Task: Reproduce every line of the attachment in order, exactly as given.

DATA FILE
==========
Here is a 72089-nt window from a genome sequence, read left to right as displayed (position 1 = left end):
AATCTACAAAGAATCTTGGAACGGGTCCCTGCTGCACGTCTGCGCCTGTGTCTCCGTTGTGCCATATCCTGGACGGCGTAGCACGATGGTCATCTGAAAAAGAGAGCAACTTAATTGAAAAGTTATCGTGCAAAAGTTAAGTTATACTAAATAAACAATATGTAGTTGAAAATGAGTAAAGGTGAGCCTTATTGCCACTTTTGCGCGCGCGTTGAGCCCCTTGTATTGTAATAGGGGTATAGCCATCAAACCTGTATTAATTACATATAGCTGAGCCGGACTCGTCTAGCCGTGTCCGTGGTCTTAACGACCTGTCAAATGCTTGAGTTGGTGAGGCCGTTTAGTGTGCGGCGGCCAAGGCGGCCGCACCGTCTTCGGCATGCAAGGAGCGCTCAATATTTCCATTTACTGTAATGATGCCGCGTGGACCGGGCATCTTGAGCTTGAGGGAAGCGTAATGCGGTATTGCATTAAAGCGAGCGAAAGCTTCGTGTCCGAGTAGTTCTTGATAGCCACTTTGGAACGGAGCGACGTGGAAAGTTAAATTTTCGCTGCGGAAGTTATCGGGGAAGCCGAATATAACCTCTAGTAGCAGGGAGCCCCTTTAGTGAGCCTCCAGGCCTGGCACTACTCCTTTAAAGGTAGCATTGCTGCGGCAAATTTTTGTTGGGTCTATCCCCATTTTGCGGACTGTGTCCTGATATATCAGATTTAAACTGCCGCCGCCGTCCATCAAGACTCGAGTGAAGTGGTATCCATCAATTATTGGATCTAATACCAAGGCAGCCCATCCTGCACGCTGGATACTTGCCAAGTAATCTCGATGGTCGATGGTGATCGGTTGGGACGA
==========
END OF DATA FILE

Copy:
Here is a 72089-nt window from a genome sequence, read left to right as displayed (position 1 = left end):
AATCTACAAAGAATCTTGGAACGGGTCCCTGCTGCACGTCTGCGCCTGTGTCTCCGTTGTGCCATATCCTGGACGGCGTAGCACGATGGTCATCTGAAAAAGAGAGCAACTTAATTGAAAAGTTATCGTGCAAAAGTTAAGTTATACTAAATAAACAATATGTAGTTGAAAATGAGTAAAGGTGAGCCTTATTGCCACTTTTGCGCGCGCGTTGAGCCCCTTGTATTGTAATAGGGGTATAGCCATCAAACCTGTATTAATTACATATAGCTGAGCCGGACTCGTCTAGCCGTGTCCGTGGTCTTAACGACCTGTCAAATGCTTGAGTTGGTGAGGCCGTTTAGTGTGCGGCGGCCAAGGCGGCCGCACCGTCTTCGGCATGCAAGGAGCGCTCAATATTTCCATTTACTGTAATGATGCCGCGTGGACCGGGCATCTTGAGCTTGAGGGAAGCGTAATGCGGTATTGCATTAAAGCGAGCGAAAGCTTCGTGTCCGAGTAGTTCTTGATAGCCACTTTGGAACGGAGCGACGTGGAAAGTTAAATTTTCGCTGCGGAAGTTATCGGGGAAGCCGAATATAACCTCTAGTAGCAGGGAGCCCCTTTAGTGAGCCTCCAGGCCTGGCACTACTCCTTTAAAGGTAGCATTGCTGCGGCAAATTTTTGTTGGGTCTATCCCCATTTTGCGGACTGTGTCCTGATATATCAGATTTAAACTGCCGCCGCCGTCCATCAAGACTCGAGTGAAGTGGTATCCATCAATTATTGGATCTAATACCAAGGCAGCCCATCCTGCACGCTGGATACTTGCCAAGTAATCTCGATGGTCGATGGTGATCGGTTGGGACGA